“Yeah, it didn’t too feel strange. [laughs] To put a vest back on and stuff like that. It was funny. I thought that was an interesting costume choice, but it worked out well. It was cool to sort of jump back into that outfit for a while.”

Switching gears slightly, how does it feel to be on the cover of WWE 2K18? And were you expecting any fan backlash after smashing all those ironic wrestling items in the reveal video?

“No, I didn’t really expect too much backlash. I thought it was cool and exciting. I got to smash things with a bat. Take off Andre’s head. Burn a bunch of stuff and break glass with my fist. It was a cool experience. We shot it in LA in this abandoned mall, which felt super weird. I know they filmed some scenes from Westworld in there too, which is a great show so I was just excited to be on the same set of that show. It was a really spooky experience to be in an abandoned mall, but I think the spot turned out great. It was a big win for 2K, WWE, and myself. There’s certainly an element of responsibility that goes with being on the cover, but I’m just stoked for it. I think it’s awesome for our generation to have a guy on the cover who comes from the group of guys and girls on the road right now who are grinding it out every single day and night. I feel honored to have gotten the opportunity and that I was chosen to be that guy when it could have been anyone from Charlotte Flair to Sasha Banks to Roman Reigns.”

Interview:
IGN Interview

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 2017/08/02

Firstly, can you take us into how you came to be in Armed Response and what it was about the project that most appealed to you?

“I was injured in November of 2015. I tore my knee up pretty bad and was in the middle of rehabbing when the WWE Studios film department gave me a call and said they had a role in a movie coming up. I was able to fit it into my schedule as I was just finishing up my rehab and they asked me to play the role of Brett in the film in New Orleans for a month, so I said, ‘Yeah, why not, I’ll give it a shot!’ It seemed pretty cool and obviously the rest of the cast was nice and I got to work with those guys so it seemed like a good opportunity for my first movie.”

Brett certainly doesn’t shy away from saying what he thinks. What did you like most about playing a character like that?

“Brett was a cool character in the sense that he’s a badass and gets to push everybody’s buttons a little bit. He also gets to be a jerk which is always fun to do on film because a lot of time, in real life, you’ve got to keep those things that you want to say under your tongue. When you’re in a movie playing a character that doesn’t bite his tongue, you can say everything and act in a certain way you otherwise couldn’t. It’s nice to channel that energy on screen and I think Brett was a cool character and I enjoyed sliding into his mindset from time to time.”

Wesley Snipes is one of the biggest action movie stars out there. Can you talk us through your experience working with him here?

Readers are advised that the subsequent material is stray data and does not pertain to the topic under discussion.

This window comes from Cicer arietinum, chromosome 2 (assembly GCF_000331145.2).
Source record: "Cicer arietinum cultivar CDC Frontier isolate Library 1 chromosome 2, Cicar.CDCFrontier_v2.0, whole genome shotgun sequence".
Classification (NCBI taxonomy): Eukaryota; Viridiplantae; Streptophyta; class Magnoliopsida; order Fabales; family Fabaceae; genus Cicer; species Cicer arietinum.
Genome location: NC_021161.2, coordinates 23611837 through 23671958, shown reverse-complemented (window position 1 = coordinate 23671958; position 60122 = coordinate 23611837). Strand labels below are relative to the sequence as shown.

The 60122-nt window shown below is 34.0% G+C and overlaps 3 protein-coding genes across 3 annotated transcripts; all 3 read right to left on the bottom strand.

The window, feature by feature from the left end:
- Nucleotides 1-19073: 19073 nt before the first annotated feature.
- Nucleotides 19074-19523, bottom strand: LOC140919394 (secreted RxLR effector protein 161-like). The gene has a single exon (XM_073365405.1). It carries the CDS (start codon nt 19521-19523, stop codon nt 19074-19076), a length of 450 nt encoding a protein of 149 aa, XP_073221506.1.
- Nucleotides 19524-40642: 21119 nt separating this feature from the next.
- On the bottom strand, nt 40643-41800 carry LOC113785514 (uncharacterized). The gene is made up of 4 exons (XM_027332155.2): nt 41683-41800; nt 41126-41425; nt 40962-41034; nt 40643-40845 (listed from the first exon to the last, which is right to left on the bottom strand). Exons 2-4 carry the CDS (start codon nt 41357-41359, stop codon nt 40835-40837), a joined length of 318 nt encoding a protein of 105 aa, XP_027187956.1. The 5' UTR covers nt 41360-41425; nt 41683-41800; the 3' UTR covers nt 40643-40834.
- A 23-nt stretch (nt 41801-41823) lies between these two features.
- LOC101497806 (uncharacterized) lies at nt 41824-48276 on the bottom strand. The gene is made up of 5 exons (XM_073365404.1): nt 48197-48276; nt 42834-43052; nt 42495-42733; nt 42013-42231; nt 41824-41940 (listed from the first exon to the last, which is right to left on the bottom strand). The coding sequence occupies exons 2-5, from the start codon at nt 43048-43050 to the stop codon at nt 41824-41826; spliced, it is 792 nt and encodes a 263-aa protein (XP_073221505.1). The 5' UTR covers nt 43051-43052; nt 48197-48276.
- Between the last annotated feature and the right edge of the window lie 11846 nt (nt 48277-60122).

“WWE is cool in the sense that we have a lot of people from mainstream media come into our world to be a part of the excitement that is Monday Night RAW and SmackDown Live so I’m used to being around celebrities in that sense. However, it was still nerve-wracking to be in scenes with Wesley Snipes, the guy who’s been acting for 30+ years and made a lot of money in Hollywood. He seemed like a cool dude to me as a kid growing up so it was great to be around him and he was awesome and treated everyone with a great deal of respect. He’s still the same cool, calm, and collected guy I thought he was going to be so he’s one of those dudes who lived up to the hype. When you set a certain expectation for somebody and you meet them, he definitely didn’t let me down.”

You get to use some very cool guns throughout Armed Response; did you receive much in the way of training for that?

“We had a little bit on set. They had some people there from the military who were very particular about how we held the weapons and the way to search a room and stuff like that. There’s not a whole lot of armed combat in the film, just a little bit, so we didn’t have the same extent of training some of the guys go through but there were definitely people on set to take care of that sort of thing for us and to make sure we were as authentic as we could be.”

Brett’s fight scene with Riley is particularly memorable and probably the movie’s biggest and most exciting action sequence. What was it like to shoot that?

I’m used to doing things in one take and one shot and doing all my own stunts (if you want to put it that way) with WWE so it was pretty interesting. Anne [Heche] wanted to do as much as she could and then I’d do some work with her stunt double to make it as good as possible. Kudos to Anne for getting into it and letting me manhandle her a little bit as she’s much smaller than I am so I was kind of worried about hurting her but she was happy for me to bring it to her. It was a cool experience and watching the film back, it came off pretty good.”

You get some very memorable one-liners in the movie; were there any that ended up on the cutting room floor?

“There was a good one liner that I really liked that I’m not allowed to repeat right now [Laughs]. I smashed a guy in the face with the butt of my rifle and uttered a nice little expletive in his direction that I thought was pretty funny.”

Did the fact you were recovering from an injury during shooting make starring in the movie significantly harder for you?

“It was a little difficult for me as I had my rehab system set up at home so going down to New Orleans threw me off a little bit as I didn’t my doctors there to let me know how my progress was doing. It was just different for me. So, having to figure things out and see how my knee was doing on a day to day basis on my own was something that was a little tough for me, especially as I was trying to get back to WWE as soon as I possibly could. It all worked out fine, though, and was a good experience for me and I wasn’t doing anything stunt wise that was too crazy so it was a lot of fun. I enjoyed it and my knee held up just fine.”